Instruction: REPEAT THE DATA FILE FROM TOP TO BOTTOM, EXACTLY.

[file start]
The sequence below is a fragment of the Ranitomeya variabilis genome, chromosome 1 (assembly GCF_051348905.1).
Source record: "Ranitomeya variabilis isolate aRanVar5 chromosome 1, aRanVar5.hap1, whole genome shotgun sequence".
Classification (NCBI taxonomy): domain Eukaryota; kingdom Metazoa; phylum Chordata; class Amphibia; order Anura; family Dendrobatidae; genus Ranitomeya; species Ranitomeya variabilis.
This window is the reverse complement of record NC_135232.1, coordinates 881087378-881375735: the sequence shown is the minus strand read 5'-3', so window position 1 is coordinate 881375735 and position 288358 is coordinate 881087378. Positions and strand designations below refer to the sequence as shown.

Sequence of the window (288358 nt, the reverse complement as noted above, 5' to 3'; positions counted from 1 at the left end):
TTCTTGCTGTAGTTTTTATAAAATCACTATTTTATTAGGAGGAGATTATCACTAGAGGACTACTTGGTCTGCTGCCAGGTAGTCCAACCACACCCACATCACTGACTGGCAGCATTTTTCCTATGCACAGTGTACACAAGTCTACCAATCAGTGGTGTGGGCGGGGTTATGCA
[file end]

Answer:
The sequence below is a fragment of the Ranitomeya variabilis genome, chromosome 1 (assembly GCF_051348905.1).
Source record: "Ranitomeya variabilis isolate aRanVar5 chromosome 1, aRanVar5.hap1, whole genome shotgun sequence".
Classification (NCBI taxonomy): domain Eukaryota; kingdom Metazoa; phylum Chordata; class Amphibia; order Anura; family Dendrobatidae; genus Ranitomeya; species Ranitomeya variabilis.
This window is the reverse complement of record NC_135232.1, coordinates 881087378-881375735: the sequence shown is the minus strand read 5'-3', so window position 1 is coordinate 881375735 and position 288358 is coordinate 881087378. Positions and strand designations below refer to the sequence as shown.

Sequence of the window (288358 nt, the reverse complement as noted above, 5' to 3'; positions counted from 1 at the left end):
TTCTTGCTGTAGTTTTTATAAAATCACTATTTTATTAGGAGGAGATTATCACTAGAGGACTACTTGGTCTGCTGCCAGGTAGTCCAACCACACCCACATCACTGACTGGCAGCATTTTTCCTATGCACAGTGTACACAAGTCTACCAATCAGTGGTGTGGGCGGGGTTATGCA